I loved Peter Pan, and I was delighted to have the excuse of taking Charlie so that I could see it. This production is designed as much, if not more, for the parents in the audience as the children. The recommended minimum age is 7, which I felt was about right. You could probably get away with taking younger children, but they may be scared by the fantastically menacing and yet tragic figure of Captain Hook, played by Anna Francolini, who lends an ominous tone to the character which is somewhat lost in the saccharine jollity of the original Disney film. Or they may not be scared. Charlie wasn’t. Charlie said he would recommend the show to some of his friends – he didn’t feel it would appeal to all – because it was ‘funny’. He was ‘a bit confused’ but could generally follow the story. He preferred the second half and the highlight for him was ‘all the flying’.
Whereas the seven year olds may not fully appreciate all the nuances of the performance, this would be the perfect show to take a teenager to. The visual and dramatic effects are entertaining and very impressive. The play works on many levels, with humour running throughout the play, lightening the Lord of the Flies atmosphere of Neverland, where children try to run the world as they think their mother would have done, but with a seam of childish nastiness throughout. And who can fail to appreciate the dancing mermaids with their 21st century message not to be taken in by men with flashing lights in stockings.
The play is extremely uplifting and affirming for mothers and girls in particular. In a world where no one remembers their mother, but has a vision of what mothers could be, Wendy is, in more than one sense, the star of the show. She delights the Lost Boys with her story-telling and games about tea time. Peter Pan holds girls in high esteem and won’t allow Wendy’s older brother John to insult her. In fact, the sibling rivalry was so well portrayed, it elicited a number of knowing laughs from Charlie, who suffers himself from having an older sister.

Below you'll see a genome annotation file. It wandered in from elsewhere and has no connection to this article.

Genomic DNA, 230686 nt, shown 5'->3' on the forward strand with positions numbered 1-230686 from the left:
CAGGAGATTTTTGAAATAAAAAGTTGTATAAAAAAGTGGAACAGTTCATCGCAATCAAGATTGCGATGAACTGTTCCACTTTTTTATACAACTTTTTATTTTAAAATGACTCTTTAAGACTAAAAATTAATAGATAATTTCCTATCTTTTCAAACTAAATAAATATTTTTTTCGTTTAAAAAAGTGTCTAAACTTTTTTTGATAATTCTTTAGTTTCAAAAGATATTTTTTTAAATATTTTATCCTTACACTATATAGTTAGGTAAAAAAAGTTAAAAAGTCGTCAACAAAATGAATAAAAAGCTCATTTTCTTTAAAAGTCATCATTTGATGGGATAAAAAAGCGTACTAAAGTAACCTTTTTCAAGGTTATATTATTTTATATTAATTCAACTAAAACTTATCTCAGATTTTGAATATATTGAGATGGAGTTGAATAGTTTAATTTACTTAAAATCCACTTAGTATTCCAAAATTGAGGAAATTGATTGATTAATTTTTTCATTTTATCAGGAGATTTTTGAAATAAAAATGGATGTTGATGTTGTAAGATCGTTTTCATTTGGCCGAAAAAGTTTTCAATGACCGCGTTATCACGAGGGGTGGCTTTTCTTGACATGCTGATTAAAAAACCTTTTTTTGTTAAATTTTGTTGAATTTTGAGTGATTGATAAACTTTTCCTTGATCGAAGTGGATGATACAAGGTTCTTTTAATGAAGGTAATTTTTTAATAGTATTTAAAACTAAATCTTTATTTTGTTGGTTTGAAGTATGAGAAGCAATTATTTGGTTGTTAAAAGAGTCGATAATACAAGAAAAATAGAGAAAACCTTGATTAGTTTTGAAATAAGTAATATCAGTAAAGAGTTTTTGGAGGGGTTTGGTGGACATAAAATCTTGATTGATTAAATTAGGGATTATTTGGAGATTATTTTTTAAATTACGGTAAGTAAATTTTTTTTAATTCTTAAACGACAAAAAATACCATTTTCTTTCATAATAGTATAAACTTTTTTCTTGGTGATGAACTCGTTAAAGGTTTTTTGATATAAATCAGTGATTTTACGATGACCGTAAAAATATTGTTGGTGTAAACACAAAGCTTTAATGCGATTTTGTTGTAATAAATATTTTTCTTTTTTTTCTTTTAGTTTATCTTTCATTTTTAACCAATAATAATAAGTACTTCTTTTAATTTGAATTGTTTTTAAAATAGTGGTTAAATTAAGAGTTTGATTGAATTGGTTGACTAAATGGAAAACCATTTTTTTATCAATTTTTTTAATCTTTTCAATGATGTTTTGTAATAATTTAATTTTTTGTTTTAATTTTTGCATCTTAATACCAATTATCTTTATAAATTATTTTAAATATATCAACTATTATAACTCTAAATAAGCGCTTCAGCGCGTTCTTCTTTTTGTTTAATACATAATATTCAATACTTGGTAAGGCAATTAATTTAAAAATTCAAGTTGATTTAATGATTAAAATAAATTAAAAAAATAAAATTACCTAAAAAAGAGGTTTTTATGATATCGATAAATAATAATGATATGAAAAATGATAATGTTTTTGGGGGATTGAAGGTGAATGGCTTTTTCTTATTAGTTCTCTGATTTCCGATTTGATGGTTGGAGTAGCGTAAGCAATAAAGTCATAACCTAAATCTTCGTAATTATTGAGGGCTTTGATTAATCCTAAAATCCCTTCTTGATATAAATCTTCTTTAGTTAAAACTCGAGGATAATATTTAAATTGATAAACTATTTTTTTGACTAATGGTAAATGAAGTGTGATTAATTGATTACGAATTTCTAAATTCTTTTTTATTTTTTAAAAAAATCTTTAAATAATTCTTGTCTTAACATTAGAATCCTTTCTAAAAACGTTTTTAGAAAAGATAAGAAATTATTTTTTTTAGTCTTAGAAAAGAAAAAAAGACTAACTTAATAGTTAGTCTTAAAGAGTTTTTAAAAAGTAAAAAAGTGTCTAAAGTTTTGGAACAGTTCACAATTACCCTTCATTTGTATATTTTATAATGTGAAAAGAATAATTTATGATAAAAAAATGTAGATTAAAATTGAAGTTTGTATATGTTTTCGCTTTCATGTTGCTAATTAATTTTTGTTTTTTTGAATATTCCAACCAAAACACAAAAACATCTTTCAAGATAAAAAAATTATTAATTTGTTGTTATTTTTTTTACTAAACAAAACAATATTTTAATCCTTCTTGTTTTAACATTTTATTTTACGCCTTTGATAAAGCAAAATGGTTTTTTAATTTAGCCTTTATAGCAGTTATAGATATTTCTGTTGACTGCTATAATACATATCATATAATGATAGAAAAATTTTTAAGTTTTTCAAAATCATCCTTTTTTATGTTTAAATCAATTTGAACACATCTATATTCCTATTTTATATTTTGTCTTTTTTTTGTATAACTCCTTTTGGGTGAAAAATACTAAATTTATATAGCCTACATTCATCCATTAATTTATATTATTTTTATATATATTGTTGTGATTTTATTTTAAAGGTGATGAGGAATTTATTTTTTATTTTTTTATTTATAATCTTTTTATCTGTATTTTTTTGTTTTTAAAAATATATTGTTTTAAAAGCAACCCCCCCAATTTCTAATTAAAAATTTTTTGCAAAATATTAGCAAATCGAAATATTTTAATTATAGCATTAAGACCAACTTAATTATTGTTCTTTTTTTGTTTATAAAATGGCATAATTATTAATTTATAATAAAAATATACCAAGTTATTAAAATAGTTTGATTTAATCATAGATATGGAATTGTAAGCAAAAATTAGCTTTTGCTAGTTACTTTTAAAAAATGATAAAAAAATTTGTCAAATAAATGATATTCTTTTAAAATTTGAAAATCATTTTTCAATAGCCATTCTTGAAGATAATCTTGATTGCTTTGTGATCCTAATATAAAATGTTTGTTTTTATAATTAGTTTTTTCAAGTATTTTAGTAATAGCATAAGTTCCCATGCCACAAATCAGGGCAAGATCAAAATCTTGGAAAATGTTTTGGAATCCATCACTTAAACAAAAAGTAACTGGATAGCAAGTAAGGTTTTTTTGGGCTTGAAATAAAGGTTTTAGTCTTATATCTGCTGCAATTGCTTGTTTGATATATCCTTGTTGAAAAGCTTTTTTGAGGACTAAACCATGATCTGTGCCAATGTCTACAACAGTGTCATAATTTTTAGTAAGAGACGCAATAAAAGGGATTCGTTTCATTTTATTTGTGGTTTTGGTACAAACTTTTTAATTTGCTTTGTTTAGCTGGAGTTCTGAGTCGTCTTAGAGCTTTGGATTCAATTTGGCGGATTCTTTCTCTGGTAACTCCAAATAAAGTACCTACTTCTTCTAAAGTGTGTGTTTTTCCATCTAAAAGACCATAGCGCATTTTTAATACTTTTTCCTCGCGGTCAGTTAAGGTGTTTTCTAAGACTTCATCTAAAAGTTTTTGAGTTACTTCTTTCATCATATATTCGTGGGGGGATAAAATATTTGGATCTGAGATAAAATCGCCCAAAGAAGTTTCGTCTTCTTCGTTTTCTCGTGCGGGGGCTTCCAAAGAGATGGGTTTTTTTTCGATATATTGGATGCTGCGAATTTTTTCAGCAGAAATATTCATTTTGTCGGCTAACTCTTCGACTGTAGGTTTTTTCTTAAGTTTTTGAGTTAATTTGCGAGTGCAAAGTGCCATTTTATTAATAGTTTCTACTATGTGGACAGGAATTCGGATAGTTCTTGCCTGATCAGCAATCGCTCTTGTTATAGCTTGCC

Having read about the male leads playing Tinkerbell and Nana, the nurse, I was concerned that children (and I) might be confused and put off. Not a bit of it. There were roars of laughter from the children in the audience at Nana and the Minion-like Tinkerbell, which were echoed by the adults. There were hearty laughs from the parents in the audience at the jokes aimed firmly at the educated middle classes about eating quinoa and being made to feel anxious. The script is superb, with children’s phrasing and language caught perfectly.
This is definitely a show worth seeing. It is fresh, fun, thought-provoking and a thoroughly topical re-working of the original tale. Paul Hilton and Madeleine Worrall were fantastic as Peter Pan and Wendy, but for me Captain Hook stole the show. She was so suitably threatening that I was almost relieved when the ticking crocodile emerged. However, in true 21st century style, I couldn’t help feeling sorry for her and convinced that she had a tragic backstory which meant that sitting down with Peter Pan and a counsellor might have enabled them to talk the whole feud through and focus on their similarities rather than their differences. But being fed to a crocodile is much more dramatic.